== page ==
Tag: probe

The U.S. Justice Department fights a different kind of segregation in Georgia

When most people think of the words “Georgia” and “segregation”, most people in this country think of racial segregation of the Jim Crow era of American history.

However, segregation still exists in Georgia, although it’s a different kind of segregation: segregating schoolchildren with behavioral disabilities from non-disabled schoolchildren and giving the disabled schoolchildren a far inferior educational experience than the non-disabled schoolchildren. Now, the U.S. Department of Justice has stepped in, and they’re using the federal Americans with Disabilities Act to try to end this form of segregation in Georgia schools:

The Justice Department has accused Georgia of segregating thousands of students with behavior-related disabilities, shunting them into a program that denies them access to their non-disabled peers and to extracurricular activities and other basic amenities, including gymnasiums, libraries and appropriately certified teachers.

The department’s years-long inquiry into Georgia’s programs, and the pressure it is now putting on state officials to revamp the way they educate students with disabilities, have brought hope to advocates in the state who have long tried unsuccessfully for change.

[…]

Justice did not investigate Georgia’s lapses under the nation’s main law for protecting the interests of special education students — the Individuals with Disabilities Education Act, or IDEA. Instead, the department focused on the state’s failure to comply with the Americans with Disabilities Act, a much more powerful civil rights tool, according to legal experts.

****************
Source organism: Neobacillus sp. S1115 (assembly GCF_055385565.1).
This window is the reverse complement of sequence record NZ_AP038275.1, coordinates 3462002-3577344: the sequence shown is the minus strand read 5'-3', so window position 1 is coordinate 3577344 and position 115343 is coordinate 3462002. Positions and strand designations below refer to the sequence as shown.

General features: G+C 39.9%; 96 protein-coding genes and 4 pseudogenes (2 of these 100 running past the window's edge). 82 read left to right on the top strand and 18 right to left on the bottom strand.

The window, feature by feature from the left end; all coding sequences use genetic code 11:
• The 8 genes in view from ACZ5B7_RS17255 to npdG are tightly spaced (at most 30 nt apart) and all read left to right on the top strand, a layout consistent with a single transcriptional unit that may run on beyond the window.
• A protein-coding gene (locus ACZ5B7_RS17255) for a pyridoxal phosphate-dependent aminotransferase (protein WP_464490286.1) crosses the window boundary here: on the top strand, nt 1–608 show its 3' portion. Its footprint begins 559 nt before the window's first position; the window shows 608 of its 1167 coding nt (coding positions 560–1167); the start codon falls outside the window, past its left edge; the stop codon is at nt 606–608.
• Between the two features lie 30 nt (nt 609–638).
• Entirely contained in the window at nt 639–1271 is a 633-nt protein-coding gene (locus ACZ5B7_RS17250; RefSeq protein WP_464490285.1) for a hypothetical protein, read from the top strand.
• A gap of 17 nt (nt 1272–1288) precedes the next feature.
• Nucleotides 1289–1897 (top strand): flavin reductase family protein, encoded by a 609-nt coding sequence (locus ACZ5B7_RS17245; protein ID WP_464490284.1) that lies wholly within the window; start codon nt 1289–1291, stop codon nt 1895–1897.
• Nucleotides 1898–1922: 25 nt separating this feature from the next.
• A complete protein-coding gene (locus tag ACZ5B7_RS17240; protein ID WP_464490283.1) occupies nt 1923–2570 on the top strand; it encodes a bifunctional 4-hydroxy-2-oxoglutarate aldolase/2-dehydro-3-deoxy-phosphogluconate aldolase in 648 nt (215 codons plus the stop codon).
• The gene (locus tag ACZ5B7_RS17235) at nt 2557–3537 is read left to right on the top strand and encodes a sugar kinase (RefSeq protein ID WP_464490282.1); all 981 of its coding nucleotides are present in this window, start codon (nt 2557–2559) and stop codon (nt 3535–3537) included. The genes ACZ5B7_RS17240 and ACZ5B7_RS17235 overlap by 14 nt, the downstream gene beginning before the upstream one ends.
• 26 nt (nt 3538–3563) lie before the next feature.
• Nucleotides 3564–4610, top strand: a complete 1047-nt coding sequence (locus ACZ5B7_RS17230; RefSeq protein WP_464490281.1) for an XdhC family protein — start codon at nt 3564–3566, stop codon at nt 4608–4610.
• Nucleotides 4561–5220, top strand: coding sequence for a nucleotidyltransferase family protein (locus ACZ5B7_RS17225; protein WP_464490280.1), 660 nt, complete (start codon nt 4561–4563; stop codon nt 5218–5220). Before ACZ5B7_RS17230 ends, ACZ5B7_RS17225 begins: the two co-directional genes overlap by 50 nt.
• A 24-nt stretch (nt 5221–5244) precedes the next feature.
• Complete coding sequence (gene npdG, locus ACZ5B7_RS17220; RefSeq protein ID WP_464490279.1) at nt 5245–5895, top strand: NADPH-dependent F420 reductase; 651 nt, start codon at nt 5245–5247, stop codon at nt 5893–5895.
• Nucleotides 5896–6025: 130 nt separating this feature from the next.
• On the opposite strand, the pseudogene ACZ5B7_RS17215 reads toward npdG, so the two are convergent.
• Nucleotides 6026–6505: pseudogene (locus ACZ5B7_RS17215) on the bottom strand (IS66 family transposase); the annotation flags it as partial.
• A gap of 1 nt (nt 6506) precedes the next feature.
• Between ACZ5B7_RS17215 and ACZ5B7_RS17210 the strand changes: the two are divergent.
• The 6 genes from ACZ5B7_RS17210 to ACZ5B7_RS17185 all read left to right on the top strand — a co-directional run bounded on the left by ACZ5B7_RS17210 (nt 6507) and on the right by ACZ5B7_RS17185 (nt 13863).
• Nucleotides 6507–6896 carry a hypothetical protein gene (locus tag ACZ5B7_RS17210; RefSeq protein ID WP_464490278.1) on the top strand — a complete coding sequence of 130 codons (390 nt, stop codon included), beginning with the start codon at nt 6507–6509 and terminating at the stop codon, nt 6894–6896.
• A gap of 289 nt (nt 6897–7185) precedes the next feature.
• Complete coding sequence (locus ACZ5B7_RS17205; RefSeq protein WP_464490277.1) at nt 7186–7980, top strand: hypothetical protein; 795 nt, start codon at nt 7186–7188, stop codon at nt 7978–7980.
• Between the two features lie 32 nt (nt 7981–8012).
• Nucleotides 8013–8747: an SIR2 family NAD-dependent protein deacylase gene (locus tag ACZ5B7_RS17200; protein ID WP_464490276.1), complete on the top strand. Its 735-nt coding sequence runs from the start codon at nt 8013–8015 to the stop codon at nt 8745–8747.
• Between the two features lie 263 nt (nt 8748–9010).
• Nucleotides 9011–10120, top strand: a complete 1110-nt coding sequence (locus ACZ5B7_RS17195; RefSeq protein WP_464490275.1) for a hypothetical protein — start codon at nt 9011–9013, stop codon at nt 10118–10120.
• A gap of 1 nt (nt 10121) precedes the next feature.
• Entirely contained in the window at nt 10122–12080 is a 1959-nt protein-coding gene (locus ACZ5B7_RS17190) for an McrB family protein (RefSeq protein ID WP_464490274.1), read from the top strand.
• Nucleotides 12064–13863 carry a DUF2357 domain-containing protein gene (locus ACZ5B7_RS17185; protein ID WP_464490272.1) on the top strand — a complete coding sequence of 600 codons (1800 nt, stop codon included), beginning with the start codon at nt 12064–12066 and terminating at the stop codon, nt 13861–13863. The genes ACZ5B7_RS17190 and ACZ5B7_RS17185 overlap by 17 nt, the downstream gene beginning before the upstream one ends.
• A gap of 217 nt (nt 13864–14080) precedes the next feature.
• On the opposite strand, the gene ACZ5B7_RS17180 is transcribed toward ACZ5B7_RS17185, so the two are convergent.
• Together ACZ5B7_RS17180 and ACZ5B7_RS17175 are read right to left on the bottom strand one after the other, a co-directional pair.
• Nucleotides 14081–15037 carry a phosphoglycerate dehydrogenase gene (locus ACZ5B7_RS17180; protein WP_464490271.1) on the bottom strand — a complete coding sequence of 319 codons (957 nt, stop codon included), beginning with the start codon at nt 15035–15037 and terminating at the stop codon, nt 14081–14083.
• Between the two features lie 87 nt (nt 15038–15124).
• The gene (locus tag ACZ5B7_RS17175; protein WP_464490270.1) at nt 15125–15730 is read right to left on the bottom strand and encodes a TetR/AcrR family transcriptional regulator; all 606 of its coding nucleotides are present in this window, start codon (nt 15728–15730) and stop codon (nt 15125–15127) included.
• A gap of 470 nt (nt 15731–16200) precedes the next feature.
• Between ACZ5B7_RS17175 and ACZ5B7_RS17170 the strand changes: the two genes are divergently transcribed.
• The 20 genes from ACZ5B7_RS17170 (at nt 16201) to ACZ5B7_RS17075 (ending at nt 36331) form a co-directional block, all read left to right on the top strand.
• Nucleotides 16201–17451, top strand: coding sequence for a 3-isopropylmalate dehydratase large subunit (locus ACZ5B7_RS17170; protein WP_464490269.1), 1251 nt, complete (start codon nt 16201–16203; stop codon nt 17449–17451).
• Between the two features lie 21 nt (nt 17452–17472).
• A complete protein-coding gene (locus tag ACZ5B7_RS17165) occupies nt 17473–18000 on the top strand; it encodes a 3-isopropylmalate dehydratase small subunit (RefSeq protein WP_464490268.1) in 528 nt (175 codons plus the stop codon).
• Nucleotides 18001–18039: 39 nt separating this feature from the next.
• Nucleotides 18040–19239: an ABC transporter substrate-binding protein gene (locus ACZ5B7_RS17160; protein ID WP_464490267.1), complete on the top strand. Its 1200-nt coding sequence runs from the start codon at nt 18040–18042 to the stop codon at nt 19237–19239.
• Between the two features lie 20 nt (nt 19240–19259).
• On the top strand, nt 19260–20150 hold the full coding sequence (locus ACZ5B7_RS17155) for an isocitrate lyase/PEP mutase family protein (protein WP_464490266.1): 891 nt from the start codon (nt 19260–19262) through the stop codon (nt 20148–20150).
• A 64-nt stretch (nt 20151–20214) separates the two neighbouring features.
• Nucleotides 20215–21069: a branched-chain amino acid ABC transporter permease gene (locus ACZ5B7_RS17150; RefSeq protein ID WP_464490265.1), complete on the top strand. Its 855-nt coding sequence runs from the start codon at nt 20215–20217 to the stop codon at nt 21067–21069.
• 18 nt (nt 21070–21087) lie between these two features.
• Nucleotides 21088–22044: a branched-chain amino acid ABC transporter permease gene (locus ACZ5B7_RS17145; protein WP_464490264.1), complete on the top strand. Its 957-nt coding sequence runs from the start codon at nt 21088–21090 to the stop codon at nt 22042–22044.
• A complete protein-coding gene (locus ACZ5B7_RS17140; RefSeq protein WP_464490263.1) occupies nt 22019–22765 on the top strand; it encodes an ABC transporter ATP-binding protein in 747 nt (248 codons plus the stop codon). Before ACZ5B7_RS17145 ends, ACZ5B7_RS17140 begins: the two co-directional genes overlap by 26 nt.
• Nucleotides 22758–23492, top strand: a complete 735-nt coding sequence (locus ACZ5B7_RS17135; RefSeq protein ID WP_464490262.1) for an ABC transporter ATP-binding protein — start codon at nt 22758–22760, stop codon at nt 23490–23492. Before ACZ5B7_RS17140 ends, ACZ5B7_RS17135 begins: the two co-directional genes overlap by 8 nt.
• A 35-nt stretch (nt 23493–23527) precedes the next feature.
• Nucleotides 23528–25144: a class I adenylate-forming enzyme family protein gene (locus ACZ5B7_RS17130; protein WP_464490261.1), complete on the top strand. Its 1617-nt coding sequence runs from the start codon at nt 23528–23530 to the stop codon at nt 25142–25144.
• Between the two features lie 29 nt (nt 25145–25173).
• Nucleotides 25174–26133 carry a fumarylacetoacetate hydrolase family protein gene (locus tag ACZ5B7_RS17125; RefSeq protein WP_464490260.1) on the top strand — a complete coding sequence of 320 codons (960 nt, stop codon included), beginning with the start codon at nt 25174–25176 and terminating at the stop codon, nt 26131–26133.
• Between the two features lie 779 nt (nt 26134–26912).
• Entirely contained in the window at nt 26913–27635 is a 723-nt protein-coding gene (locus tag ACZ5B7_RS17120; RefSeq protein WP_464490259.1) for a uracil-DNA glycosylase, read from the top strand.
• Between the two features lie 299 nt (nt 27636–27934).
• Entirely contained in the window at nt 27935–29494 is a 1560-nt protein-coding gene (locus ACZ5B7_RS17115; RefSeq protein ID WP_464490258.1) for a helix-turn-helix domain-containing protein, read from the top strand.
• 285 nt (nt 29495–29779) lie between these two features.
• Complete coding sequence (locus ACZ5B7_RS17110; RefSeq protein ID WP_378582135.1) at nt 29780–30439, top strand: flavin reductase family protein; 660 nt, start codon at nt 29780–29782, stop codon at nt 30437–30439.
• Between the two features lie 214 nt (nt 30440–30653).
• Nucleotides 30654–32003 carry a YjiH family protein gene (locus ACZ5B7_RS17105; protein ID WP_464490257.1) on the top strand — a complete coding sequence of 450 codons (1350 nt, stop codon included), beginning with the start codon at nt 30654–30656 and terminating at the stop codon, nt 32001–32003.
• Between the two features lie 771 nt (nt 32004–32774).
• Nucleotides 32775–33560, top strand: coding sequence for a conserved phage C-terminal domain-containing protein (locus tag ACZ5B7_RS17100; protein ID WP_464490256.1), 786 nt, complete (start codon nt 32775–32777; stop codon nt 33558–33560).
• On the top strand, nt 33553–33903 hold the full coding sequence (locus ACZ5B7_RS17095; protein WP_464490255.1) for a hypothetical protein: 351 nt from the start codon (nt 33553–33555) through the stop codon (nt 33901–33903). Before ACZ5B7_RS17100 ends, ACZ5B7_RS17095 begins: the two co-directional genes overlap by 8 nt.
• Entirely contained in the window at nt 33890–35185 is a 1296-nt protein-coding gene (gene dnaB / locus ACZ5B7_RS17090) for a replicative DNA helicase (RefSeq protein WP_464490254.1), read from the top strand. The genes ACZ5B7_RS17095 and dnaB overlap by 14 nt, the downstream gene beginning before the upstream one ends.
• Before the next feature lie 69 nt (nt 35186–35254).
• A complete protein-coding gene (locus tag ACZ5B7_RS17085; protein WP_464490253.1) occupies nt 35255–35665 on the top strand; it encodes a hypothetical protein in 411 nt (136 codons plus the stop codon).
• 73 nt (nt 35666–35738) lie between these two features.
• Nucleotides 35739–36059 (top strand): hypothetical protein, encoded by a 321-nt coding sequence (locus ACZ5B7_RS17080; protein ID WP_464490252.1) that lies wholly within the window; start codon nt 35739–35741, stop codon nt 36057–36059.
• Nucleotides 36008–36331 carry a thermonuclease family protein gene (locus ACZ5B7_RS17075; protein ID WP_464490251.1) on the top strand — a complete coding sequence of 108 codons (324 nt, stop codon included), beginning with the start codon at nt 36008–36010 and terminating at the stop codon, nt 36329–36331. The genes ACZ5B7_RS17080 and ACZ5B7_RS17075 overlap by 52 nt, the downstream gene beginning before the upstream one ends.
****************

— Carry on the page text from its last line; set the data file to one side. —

Once again, the school system in Georgia is running a separate and unequal scheme, but, this time, it involves giving students with behavioral disabilities an educational experience that is far inferior than the educational experience that non-disabled students receive. That is absolutely disgusting, and I hope that the Justice Department succeeds in its effort to bring an equal education experience to all Georgian schoolchildren.

Apparent illegal coordination between one or more conservatives on the Wisconsin Supreme Court bench and right-wing groups

The progressive website ThinkProgress is reporting that one or more of the four conservative justices on the Wisconsin Supreme Court have been involved in illegal coordination between their official campaign organizations and right-wing political organizations, according to a legal brief filed by Francis Schmitz, the special prosecutor in the John Doe II investigation into violations of campaign finance laws by Republican Wisconsin Governor Scott Walker. The name(s) of the justice(s) involved in the illegal coordination, the political groups involved in the illegal coordination, and the names of other individuals implicated were redacted because of Wisconsin state laws that govern John Doe investigations prohibiting the disclosure of identities until and unless charges are filed. Schmitz has asked for two of the justices to recuse themselves from the case, but the identities of those justices were redacted in the publicly-available version of the brief.

This development comes at the same time that the Wisconsin Supreme Court is hearing a case in which the conservative majority on the bench will probably decide to strike down the John Doe II probe, which is a flagrant conflict of interest, given that all four of the conservatives on the Wisconsin Supreme Court bench have benefited from money spent by right-wing groups that are implicated in the investigation. However, none of the four conservatives have shown any indication that they will recuse themselves from the case. Personally, I believe that all four of the conservatives on the Wisconsin Supreme Court bench, David Prosser, Michael Gableman, Patience Roggensack, and Annette Ziegler, should recuse themselves from all cases involving the John Doe II probe that are brought before the Wisconsin Supreme Court.